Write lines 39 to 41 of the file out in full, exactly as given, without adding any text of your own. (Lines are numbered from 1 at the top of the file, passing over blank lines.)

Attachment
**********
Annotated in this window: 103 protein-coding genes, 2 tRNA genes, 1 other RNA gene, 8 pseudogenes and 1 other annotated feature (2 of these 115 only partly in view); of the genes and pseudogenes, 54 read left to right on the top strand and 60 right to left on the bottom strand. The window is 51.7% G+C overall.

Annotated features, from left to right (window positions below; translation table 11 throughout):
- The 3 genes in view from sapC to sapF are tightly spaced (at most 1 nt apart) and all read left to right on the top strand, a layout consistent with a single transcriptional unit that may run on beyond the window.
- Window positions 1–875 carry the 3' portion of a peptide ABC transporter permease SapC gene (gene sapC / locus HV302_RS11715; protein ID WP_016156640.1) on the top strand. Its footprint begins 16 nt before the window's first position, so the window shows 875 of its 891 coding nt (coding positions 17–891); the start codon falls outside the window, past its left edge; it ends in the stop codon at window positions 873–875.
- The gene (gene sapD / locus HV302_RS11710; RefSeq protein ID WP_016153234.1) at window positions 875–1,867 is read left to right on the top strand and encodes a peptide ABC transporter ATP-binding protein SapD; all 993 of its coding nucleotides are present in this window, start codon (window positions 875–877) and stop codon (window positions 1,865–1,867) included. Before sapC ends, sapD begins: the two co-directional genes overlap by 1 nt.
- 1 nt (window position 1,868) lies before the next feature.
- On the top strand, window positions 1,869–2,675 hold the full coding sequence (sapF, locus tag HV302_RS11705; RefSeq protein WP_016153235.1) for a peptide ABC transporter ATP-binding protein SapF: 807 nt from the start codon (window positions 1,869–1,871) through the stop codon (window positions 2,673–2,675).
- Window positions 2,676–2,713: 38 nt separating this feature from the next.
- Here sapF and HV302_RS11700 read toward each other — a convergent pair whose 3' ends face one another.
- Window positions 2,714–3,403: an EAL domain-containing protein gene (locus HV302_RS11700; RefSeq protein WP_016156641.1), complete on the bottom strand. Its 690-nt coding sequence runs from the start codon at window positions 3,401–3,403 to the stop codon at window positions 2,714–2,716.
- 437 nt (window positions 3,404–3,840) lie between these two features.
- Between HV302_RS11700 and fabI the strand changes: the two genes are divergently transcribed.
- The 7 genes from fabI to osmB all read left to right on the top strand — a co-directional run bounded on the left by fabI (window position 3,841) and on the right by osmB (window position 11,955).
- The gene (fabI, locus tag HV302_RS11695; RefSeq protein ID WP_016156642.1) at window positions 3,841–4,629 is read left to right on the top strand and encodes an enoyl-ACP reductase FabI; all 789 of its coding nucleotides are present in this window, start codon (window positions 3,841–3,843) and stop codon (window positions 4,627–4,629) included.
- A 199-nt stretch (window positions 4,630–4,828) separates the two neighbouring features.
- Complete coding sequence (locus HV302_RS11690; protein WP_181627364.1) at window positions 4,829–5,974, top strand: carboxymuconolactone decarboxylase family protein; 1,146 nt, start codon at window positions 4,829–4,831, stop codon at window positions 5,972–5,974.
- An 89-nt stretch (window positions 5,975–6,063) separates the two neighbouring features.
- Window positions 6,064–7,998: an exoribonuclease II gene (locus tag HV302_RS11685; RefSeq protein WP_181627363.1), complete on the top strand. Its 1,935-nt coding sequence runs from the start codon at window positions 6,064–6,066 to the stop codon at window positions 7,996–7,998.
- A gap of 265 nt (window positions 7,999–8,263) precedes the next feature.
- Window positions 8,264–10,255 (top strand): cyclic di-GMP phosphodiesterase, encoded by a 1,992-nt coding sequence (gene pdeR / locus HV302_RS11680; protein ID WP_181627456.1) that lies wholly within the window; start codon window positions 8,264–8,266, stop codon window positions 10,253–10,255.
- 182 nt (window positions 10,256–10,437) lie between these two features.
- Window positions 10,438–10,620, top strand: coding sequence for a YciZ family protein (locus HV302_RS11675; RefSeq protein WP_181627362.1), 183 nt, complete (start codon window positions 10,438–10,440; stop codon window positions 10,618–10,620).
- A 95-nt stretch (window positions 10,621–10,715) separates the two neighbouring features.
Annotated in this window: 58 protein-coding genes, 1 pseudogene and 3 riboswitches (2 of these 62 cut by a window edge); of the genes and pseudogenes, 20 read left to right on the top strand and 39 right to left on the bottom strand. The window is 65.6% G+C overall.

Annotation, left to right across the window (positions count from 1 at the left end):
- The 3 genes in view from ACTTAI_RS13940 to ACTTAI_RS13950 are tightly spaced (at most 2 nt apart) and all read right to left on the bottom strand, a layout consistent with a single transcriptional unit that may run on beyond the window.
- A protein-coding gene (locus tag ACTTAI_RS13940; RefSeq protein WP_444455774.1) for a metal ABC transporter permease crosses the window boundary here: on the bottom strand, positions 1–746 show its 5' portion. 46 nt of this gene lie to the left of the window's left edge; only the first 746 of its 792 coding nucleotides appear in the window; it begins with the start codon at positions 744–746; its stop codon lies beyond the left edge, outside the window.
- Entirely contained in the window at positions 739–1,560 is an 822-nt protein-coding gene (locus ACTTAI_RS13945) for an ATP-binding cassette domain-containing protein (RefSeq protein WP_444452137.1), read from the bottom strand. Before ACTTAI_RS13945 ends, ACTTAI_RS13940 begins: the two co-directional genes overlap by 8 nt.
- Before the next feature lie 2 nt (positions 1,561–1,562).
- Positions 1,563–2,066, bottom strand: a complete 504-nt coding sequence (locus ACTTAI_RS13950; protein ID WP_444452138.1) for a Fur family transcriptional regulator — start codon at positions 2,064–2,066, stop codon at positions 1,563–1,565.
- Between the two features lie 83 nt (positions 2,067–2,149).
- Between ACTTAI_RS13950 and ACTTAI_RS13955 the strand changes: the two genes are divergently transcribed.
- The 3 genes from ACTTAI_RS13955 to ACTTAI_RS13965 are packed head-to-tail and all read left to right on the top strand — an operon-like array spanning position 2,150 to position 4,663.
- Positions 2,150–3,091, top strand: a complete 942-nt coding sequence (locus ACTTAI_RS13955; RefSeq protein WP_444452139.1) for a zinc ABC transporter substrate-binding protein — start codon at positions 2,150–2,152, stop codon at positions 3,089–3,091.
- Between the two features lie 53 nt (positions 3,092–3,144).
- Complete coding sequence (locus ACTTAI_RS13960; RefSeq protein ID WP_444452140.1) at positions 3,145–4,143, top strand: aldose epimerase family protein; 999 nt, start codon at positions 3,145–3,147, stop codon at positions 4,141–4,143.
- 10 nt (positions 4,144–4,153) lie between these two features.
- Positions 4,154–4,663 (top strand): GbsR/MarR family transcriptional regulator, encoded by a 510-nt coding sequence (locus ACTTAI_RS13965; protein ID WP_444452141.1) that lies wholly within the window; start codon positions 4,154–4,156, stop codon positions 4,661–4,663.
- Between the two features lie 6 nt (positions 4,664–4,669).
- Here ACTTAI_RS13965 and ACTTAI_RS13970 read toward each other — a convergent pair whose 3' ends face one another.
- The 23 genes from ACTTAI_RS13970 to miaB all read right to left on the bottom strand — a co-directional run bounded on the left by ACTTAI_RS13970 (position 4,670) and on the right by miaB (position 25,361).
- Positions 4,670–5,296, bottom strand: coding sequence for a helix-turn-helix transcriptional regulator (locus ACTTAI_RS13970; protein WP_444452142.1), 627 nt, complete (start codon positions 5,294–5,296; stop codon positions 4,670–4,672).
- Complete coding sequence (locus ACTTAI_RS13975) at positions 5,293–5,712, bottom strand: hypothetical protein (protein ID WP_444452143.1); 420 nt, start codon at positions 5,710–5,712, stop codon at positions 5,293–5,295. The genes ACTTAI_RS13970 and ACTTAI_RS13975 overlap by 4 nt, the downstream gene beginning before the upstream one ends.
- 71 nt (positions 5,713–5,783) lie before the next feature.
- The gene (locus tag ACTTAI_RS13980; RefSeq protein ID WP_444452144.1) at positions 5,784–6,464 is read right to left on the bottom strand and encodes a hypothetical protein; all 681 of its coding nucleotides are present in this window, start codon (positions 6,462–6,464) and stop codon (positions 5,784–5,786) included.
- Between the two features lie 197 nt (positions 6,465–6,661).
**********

- Between the two features lie 6 nt (positions 4,664–4,669).
- Here ACTTAI_RS13965 and ACTTAI_RS13970 read toward each other — a convergent pair whose 3' ends face one another.
- The 23 genes from ACTTAI_RS13970 to miaB all read right to left on the bottom strand — a co-directional run bounded on the left by ACTTAI_RS13970 (position 4,670) and on the right by miaB (position 25,361).